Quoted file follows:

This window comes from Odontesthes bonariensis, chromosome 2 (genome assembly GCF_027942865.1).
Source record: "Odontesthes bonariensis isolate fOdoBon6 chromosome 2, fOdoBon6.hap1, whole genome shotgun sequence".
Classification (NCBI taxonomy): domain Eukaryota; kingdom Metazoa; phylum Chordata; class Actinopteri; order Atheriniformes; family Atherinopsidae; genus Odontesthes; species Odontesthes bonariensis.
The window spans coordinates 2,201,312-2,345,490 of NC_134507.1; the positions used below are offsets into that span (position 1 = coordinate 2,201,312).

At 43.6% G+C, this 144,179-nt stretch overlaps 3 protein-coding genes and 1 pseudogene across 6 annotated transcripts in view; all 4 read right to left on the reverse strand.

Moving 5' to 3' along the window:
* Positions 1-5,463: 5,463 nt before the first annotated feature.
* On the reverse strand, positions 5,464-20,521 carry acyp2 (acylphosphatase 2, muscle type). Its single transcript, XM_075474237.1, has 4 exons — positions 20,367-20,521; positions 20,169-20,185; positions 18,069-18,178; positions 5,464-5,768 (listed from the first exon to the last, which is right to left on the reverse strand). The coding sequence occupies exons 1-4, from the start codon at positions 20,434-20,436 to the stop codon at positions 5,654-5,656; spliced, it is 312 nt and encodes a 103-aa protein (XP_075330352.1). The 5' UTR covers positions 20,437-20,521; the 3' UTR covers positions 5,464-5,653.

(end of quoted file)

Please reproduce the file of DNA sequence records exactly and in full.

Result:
This window comes from Odontesthes bonariensis, chromosome 2 (genome assembly GCF_027942865.1).
Source record: "Odontesthes bonariensis isolate fOdoBon6 chromosome 2, fOdoBon6.hap1, whole genome shotgun sequence".
Classification (NCBI taxonomy): domain Eukaryota; kingdom Metazoa; phylum Chordata; class Actinopteri; order Atheriniformes; family Atherinopsidae; genus Odontesthes; species Odontesthes bonariensis.
The window spans coordinates 2,201,312-2,345,490 of NC_134507.1; the positions used below are offsets into that span (position 1 = coordinate 2,201,312).

At 43.6% G+C, this 144,179-nt stretch overlaps 3 protein-coding genes and 1 pseudogene across 6 annotated transcripts in view; all 4 read right to left on the reverse strand.

Moving 5' to 3' along the window:
* Positions 1-5,463: 5,463 nt before the first annotated feature.
* On the reverse strand, positions 5,464-20,521 carry acyp2 (acylphosphatase 2, muscle type). Its single transcript, XM_075474237.1, has 4 exons — positions 20,367-20,521; positions 20,169-20,185; positions 18,069-18,178; positions 5,464-5,768 (listed from the first exon to the last, which is right to left on the reverse strand). The coding sequence occupies exons 1-4, from the start codon at positions 20,434-20,436 to the stop codon at positions 5,654-5,656; spliced, it is 312 nt and encodes a 103-aa protein (XP_075330352.1). The 5' UTR covers positions 20,437-20,521; the 3' UTR covers positions 5,464-5,653.